My main criticism of the times table check is the sheer hypocrisy. The same week the DfE confirmed the Year 4 Times Table check they also announce that they are scrapping the two year lock-out period that currently prevents trainee teachers from retaking the QTS skills test for two years if they fail it three times. Now, trainee teachers can take the tests as many times as they need to and teachers who have been previously banned from re-sitting will be allowed to from this week. It seems bizarre to me that children don’t get unlimited attempts in tests but their teachers do. Surely we have to be ahead of our pupils and our knowledge and skills should far outstretch theirs? I had a look at the practice papers and there’s nothing on there that my Year 5 couldn’t answer. I don’t think it’s too much to ask that the adults teaching them should be to answer them as well.

These tests, we were told, were introduced to ensure we were getting that teachers had the high level of maths and English skills necessary to deliver the curriculum. Given their decision to scrap them when faced with a recruitment crisis, can we assume that the DfE have decided the highest standards aren’t important to them anymore? And rather than address the reason teachers are leaving the profession, or why graduates don’t want to become teachers, we will just make it even easier for people to become teachers? This isn’t happening in medicine or law – they have high expectations of the people entering the profession.

So in my opinion, this is a mistake. If anything I think we should follow Finland’s lead where all teachers have a Master’s degree and teaching is a well-paid, highly prized profession. As a result of these measure competition for teacher training places has risen and, last year, only 7% of applicants to the master’s course in Helsinki were accepted. Raise the bar and make sure you keep hold of those who get over it by addressing the reason teachers are leaving the profession in the first place.

Should Children Be Engaged In Their Learning?

I love Twitter. Whilst Facebook has increasingly become a forum for sharing photographs of children and memes about wine, Twitter remains the place to debate issues, find breaking news and, for teachers, pick up ideas. Whilst I’m not someone who enters into lengthy arguments online, I’m always interested in finding out what’s being discussed on edu-twitter. One debate that continues to rumble on is: should making lessons engaging be a priority for teachers?

Some on edu-twitter argue that children should find process of learning and the content interesting enough without teachers having to make the lessons engaging. And that by insisting teachers find ways to “hook” children into the lesson we undermine the authority of teachers and reduce their status to little more than that of a children’s entertainer with a laminator.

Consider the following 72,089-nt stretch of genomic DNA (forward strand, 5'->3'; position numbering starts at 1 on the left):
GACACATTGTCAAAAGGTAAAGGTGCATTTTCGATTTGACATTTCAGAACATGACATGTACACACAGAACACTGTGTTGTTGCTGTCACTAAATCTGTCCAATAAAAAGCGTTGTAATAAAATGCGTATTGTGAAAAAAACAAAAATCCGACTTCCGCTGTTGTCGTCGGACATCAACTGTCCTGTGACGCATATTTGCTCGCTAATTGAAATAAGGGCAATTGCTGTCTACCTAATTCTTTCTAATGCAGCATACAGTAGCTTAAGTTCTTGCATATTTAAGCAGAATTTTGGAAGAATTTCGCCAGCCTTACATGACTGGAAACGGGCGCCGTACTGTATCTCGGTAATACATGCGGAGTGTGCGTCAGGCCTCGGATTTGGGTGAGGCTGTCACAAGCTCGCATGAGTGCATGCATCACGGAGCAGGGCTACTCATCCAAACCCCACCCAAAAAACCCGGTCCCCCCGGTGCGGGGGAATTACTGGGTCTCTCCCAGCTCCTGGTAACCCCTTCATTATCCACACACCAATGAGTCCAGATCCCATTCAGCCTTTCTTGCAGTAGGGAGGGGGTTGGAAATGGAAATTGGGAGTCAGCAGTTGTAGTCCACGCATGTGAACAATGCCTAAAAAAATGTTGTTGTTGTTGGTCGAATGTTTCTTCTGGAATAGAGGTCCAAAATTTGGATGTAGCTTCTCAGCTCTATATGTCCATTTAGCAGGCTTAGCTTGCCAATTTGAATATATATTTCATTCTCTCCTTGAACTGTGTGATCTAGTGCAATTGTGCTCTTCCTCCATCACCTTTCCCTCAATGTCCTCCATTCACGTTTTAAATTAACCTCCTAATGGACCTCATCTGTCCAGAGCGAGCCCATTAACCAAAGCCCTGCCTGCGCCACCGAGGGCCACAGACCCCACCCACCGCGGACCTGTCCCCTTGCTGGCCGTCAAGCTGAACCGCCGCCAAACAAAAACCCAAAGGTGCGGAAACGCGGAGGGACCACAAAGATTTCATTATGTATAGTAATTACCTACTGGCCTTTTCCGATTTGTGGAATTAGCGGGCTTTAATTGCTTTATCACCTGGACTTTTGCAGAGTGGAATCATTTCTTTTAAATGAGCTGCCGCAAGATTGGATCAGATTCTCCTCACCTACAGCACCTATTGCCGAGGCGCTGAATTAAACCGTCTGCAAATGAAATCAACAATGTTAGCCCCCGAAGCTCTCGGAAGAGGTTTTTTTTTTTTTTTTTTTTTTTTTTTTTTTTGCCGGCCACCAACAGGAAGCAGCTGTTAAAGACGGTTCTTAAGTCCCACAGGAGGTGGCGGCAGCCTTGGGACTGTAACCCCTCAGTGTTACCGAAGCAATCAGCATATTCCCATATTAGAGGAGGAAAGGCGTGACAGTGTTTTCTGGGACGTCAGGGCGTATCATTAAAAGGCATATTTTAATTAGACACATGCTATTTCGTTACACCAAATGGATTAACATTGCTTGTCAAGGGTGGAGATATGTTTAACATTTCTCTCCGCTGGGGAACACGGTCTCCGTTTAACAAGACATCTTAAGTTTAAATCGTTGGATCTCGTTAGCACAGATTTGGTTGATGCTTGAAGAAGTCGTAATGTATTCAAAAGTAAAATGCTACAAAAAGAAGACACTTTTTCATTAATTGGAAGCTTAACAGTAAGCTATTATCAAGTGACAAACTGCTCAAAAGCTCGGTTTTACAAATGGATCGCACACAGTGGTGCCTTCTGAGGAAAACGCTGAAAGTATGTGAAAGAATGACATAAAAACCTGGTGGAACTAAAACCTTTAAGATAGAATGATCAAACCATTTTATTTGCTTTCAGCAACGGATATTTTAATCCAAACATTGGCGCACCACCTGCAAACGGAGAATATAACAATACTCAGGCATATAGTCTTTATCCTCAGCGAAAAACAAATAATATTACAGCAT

I think part of the problem with this particular debate is that we all have different interpretations of the word “engage.” When I think of that word I think of the definition: “to participate or become involved in.” For me, pupils being engaged in their learning just means that they are actively involved in the lesson: they’re thinking about the subject and actually learning rather than just sat waiting for lunch or wondering if enough time has passed since they last went to the toilet so they can ask to go again.

For others “engaging” has become a synonym for the word “fun.” I personally don’t have a problem with fun being a word used to describe my lessons, if my class have learnt what I wanted them to learn. I have never worked with, or even met, a teacher who would insist that children having fun should be the priority over children learning but I know plenty who successfully achieve both. I agree – lessons should not HAVE to be fun but fun also shouldn’t be intentionally avoided.

Another issue is that, all too often, the word “engaging” has meant “have several carefully prepared resources available in every lesson.” With workload still the number one cause of teacher’s leaving the profession, why would we add to it by asking them to make resources that don’t help children learn any better? Why spend your evening designing, cutting out and making 15 spinners so your class can generate numbers to create their own calculations when you can, in a quarter of the time, find and adapt a worksheet or *whispers it* a text book. I’ve only recently discovered textbooks. This is my seventh year of teaching and never before had I used a textbook. Do I use them every lesson? No. Are they useful for giving my class a list of fractions to simplify etc.? Very much so.